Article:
BABY STROLLERS and BIKES on the T The MBTA has come a long way in allowing bikes on the subway, commuter trains, and busses.  But there are still limits, especially during rush hour.  Which is why, when I got on the T the other day during commuting time, my attention was caught by the presence of several baby strollers. These are no longer the compact, umbrella strollers they were when I was pushing infants around.  Today, they are more like mini-SUVs with enough space to carry an entire closet worth of paraphernalia on top of wheels about as big as the one on my wheelbarrow.  Some of them hold two or even three kids, often way past the toddler stage.  In other words, they’re big.  And there were three of them on the train.  No one complained, in fact, people happily moved out of the way and did the typical smile-at-the-baby routine as they moved.  I was particularly happy to see that it was mostly fathers who had picked up the kids at daycare and were taking them home. But I couldn’t help wondering.  What is the difference between one of these strollers and a bike with an attached child seat?  And if it’s ok to bring these 5-foot-long-by-3-foot-wide devices on to the T without restrictions, why not bicycles?   And would it make a difference if some of the cyclists were willing to say “goo, goo?” Continue reading

Fixing the Bridges Won’t Solve Traffic Congestion

One of the core insights of political strategic is the need to set expectations.  Right now, the state is spending hundreds of millions of dollars to keep the Charles River bridges from falling into the river and (after being pressured by advocates) to re-align the surface layout to provide greater access and safety for pedestrians and cyclists.  Traffic on all the bridges has been congested for years, from long before the repair work began.  Actually, the problem is mostly caused by the crazy intersections and rotaries at the entrances and exits to the bridges, rather than on the bridge span itself – although we tend not to think of it in this way. Continue reading

You Can’t Plan A Route Unless You Know Where You Are Going: Comments on MassDOT’s 2010-2015 Capital Investment Plan

One of the hidden gems in the 2009 reform law creating Massachusetts new Department of Transportation is the requirement for a five year Capital Investment Plan (CIP).  The state spends billions of dollars a year on our transportation system;  creating a plan that maps out what is needed to meet our mobility, prioritizes spending, and reveals remaining funding and project gaps is a no-brainer.  In fact, MassDOT is required to create “a comprehensive state transportation plan… [to] ensure a safe, sound, and efficient public highway, road, and bridge system, to relieve congestion, reduce greenhouse gas emissions, and improve the quality of life in the Commonwealth by promoting economic development and employment…[and] cost-effectively meet the transportation needs of all residents.” Continue reading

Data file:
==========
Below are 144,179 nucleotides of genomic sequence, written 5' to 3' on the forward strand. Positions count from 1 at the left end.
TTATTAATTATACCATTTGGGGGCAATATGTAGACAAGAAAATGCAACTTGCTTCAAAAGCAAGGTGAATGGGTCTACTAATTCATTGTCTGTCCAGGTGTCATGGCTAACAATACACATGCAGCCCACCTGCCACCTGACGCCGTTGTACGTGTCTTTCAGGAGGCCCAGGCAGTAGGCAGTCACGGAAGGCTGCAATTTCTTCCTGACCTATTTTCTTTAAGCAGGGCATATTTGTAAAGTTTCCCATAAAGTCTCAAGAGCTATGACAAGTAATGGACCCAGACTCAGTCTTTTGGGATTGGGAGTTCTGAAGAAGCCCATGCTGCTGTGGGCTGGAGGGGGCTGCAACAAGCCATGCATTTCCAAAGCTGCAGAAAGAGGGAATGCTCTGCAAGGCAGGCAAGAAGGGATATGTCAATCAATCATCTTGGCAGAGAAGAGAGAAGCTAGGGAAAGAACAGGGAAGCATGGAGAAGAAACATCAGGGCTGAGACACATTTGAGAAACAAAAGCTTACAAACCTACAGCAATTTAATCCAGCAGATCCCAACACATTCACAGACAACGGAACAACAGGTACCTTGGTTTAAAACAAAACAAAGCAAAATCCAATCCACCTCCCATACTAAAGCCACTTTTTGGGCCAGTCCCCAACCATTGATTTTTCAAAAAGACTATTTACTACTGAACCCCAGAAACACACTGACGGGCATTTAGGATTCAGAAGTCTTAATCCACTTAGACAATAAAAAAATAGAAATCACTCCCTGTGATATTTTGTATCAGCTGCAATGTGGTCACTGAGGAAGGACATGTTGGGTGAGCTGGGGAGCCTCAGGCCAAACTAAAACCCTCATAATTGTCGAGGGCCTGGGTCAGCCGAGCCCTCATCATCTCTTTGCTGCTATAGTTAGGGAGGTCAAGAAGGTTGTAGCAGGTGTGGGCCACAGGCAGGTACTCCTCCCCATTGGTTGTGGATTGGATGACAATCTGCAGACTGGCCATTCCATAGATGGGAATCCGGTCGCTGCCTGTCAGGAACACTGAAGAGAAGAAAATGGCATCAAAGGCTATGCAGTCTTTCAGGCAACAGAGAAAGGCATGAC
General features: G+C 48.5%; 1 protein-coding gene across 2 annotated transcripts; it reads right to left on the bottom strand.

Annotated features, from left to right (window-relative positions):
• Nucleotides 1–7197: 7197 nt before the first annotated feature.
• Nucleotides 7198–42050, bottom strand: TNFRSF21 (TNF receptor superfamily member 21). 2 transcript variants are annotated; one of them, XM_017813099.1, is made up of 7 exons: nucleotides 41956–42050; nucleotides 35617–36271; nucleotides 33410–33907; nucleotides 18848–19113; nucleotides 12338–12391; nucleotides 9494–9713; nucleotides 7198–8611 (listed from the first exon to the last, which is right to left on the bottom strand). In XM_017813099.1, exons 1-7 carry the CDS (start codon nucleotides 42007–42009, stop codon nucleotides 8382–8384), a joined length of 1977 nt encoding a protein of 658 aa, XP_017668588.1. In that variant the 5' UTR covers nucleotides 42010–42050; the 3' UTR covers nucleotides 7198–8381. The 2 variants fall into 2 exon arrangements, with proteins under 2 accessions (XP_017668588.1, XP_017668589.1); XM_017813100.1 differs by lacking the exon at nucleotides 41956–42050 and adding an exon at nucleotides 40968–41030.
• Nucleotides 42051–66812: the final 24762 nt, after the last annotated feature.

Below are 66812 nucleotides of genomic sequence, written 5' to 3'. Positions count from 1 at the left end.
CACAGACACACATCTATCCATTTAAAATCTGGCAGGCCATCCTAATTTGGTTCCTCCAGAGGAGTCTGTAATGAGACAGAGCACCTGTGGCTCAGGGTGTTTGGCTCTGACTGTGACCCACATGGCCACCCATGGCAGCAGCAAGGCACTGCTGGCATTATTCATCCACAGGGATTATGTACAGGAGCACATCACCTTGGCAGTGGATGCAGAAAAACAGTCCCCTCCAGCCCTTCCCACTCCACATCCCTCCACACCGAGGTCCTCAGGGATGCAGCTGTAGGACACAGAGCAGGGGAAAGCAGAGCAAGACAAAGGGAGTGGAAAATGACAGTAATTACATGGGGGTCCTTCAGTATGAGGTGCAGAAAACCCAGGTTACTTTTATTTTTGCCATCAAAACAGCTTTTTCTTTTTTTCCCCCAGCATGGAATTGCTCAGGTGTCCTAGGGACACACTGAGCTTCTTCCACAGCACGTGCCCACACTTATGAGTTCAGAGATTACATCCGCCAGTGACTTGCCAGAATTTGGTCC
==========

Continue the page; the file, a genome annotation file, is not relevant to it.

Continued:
Is Bicycling the Healthiest Move

We all know that being physically activity is good for you — good for your weight, good for your overall health, good for your mood, and good as a way to get around.  But recent research suggests that bicycling is particularly good — even better than other forms of physical activity.  This is important because, other than public transportation — whose routes are limited and expansion is very expensive — cycling is the only real large-scale alternative to cars for short, every-day trips and commutes. It is also important because it means that we need to be prioritizing bike facilities in every transportation plan and road design. Continue reading

Is State Violating Bridge Repair Law?

How Can We Avoid Ending Up With Bridges That Are Structurally Sound But Functionally Obsolete? State Highway Division officials say that the Accelerated Bridge Program legislation requires that they focus on fixing structural deficiencies.  Their mantra is “no scope creep, no schedule creep, on time and within budget” meaning that roadways around the bridges are not to be dealt with and bicycle or pedestrian facilities only added if extra funds allow.  Advocates say that the ABP legislation has significant flexibility and that subsequent passage of the state’s transportation restructuring act totally changes the context for bridge and road work – making improved mobility for all the core value and therefore requiring that bicycling and walking be given equal consideration as car traffic from conceptual design to construction. Who is right?  Give the speed at which the bridge work is supposed to occur, the decision will have to come from the new MassDOT Board or from Secretary Mullan.  But the Board tends to see itself as a fiscal watchdog rather than a policy-making body – so the ball is in the Secretary’s court!  Continue reading